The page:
2) If your function returns for any reason, whether it is through a return statement, the end of the function is reached, or an exception is thrown causing the code to leave the function, the container class's destructor cleans up the memory. Using new[]/delete[], you need to stick a delete[] for every single return point in your program, and you also have to write a catch() block for any every exception that may be thrown, since you have to delete[] the memory inside the catch blocks (the latter case makes it almost a requirement to use a container class as opposed to new[]/delete[]).

    So which sounds easier and safer? The new[]/delete[] or the container classes?

    Another problem -- you're calling functions without caring if what is returned is valid. For example:
    Code:
        lp = glp_create_prob();
    You then use "lp" assuming that is valid. How do you know that lp is not NULL or something that can't really be used?

    Also, you should name your variables with descriptive names, not "x" and "p" as you've done in that function.

    Last, are you debugging your code using the debugger? Did you unit test the function you wrote, or did you write the whole thing and expected it to work right out of the box?
    Code:
    #include <vector>
    //..
    std::vector<double*> Barray(B.n_rows);
    	MATtoARR(B, &Barray[0]);
    //...
    std::vector<double> farray(f.size());
    VECtoARR(f, &farray[0]);
    std::vector<double> objarray(OBJ.size());
    VECtoARR(OBJ, &objarray[0]);
    //...
    Code:
    #include <stdio.h>
    #include <iostream>
    #include <stdlib.h>
    #include <glpk.h>
    #include <armadillo>
    #include <vector>
    
    using namespace std;
    using namespace arma;
    
    int linprog1(const std::vector<double*>& Barray, int rowsb, const std::vector<double>& farray, int rowsf, const std::vector<double>& objarray, int rowsobj) // rowsb = B.n_rows, 
    { 
        glp_prob *lp;
        std::vector<int> ia(1+rowsb);
        std::vector<int> ja(1+rowsb);
        std::vector<double> ar(1+rowsb);
        double z;
        std::vector<double> x(rowsobj);
        std::vector<double> p(rowsf);
    
        lp = glp_create_prob();
        glp_set_prob_name(lp, "sample");
        glp_add_rows(lp, rowsf);
        for (int i = 0; i<rowsf; i++)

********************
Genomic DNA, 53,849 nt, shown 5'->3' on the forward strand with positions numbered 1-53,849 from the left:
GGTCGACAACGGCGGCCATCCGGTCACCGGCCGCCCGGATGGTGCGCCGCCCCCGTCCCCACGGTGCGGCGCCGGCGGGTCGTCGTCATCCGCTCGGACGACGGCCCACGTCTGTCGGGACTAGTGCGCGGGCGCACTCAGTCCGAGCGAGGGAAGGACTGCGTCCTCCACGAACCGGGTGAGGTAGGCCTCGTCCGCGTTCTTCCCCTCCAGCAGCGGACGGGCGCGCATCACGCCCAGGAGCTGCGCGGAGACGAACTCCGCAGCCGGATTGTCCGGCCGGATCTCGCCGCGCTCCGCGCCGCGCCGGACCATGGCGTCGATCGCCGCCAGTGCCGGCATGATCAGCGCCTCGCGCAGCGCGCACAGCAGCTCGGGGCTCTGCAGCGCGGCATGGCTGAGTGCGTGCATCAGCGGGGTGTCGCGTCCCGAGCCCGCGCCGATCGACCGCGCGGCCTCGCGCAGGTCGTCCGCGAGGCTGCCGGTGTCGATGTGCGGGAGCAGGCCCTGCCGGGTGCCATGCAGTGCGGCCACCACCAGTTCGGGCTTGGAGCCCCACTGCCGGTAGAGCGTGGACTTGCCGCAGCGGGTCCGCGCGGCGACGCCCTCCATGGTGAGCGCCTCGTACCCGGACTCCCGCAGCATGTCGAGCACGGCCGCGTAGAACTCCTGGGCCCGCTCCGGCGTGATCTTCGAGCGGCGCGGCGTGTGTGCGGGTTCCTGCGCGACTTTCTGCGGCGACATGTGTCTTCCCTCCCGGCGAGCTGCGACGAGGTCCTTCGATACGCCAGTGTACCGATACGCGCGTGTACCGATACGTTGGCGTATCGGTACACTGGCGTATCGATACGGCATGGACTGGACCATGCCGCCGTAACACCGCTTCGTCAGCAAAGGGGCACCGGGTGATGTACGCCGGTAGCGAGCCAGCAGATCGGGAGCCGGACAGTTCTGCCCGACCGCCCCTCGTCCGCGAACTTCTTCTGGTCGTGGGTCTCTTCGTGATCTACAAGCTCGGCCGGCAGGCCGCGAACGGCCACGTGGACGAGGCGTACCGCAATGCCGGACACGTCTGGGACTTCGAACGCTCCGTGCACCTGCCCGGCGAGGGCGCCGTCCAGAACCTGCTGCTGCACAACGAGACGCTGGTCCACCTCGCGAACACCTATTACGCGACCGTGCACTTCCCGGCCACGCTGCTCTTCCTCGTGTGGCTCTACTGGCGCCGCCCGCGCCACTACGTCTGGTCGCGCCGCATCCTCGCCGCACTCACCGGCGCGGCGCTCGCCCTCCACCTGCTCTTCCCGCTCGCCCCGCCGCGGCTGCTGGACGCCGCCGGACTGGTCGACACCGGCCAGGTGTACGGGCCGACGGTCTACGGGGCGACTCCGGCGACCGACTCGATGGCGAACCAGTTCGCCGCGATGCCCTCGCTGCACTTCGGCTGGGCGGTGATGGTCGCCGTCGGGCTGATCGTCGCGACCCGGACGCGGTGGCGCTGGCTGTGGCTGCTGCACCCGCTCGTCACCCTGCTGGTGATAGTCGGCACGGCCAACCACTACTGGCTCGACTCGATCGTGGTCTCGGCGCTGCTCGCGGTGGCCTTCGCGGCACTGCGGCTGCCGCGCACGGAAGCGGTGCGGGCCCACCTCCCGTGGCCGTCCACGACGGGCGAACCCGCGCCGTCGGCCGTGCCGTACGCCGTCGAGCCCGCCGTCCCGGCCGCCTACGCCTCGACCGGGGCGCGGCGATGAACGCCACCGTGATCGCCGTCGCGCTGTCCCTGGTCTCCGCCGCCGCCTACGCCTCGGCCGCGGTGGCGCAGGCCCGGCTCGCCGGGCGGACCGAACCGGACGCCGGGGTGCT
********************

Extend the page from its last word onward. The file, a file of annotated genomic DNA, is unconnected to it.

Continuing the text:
{
            glp_set_row_bnds(lp, i+1, GLP_FX, farray[i], farray[i]); 
        }
    
        glp_add_cols(lp, rowsobj);
        for (int i = 0; i<rowsobj; i++)
        {
            glp_set_col_bnds(lp, i+1, GLP_LO, 0.0, 0.0);
            glp_set_obj_coef(lp, i+1, objarray[i]);
        }
        for (int i = 0; i<rowsb; i++)
        {
    	ia[i+1] = (int)Barray[i][0];
    	ja[i+1] = (int)Barray[i][1];
    	ar[i+1] = (int)Barray[i][2];
        }
        glp_load_matrix(lp, rowsobj*rowsf, &ia[0], &ja[0], &ar[0]);
        glp_simplex(lp, NULL);
        z = glp_get_obj_val(lp);
        for (int i = 0; i<rowsobj; i++)
        {
            x[i] = glp_get_col_prim(lp, i+1);
        }
        glp_delete_prob(lp);
        return 0;
    }
    Eliminating the comments and code that just does printing, the above does not cause a memory leak. Now it still doesn't address the issues I mentioned concerning not checking your return values from various functions.

    You need to start using proper container classes such as vector instead of the new[] / delete[], then all or most of that pointer usage is not necessary at all and the program becomes safer and less prone to memory related bugs. As a matter of fact, I bet that even the linprog function parameters itself need not be pointers, but references to vectors (as my code shows). The only thing that needs a pointer are the third-party library functions, and I've demonstrated above how to use vector to "fool" those functions into using a vector as a parameter instead of a pointer (pass a pointer to the first element of the vector).

    Also, check your return values, and debug your code step by step using the debugger.

    Regards,

    Paul McKenzie
    Last edited by Paul McKenzie; December 8th, 2012 at 10:24 AM.

  4. #4
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    Dec 2012
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    21

    Re: "The system cannot find the path specified"

    Thank you!

    This is all very useful, and the std::Vector (or rather arma::Col) that I am now using thanks to you works great!

    I actually tried to do it this way earlier, but did not add the [0] where I called the variables. Why is this zero necessary? What is it?


    Thanks again, if you don't mind I may find myself uploading one or two more questions to this thread later on in the hope that you may be able to help me again

  5. #5
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    Apr 1999
    Posts
    27,426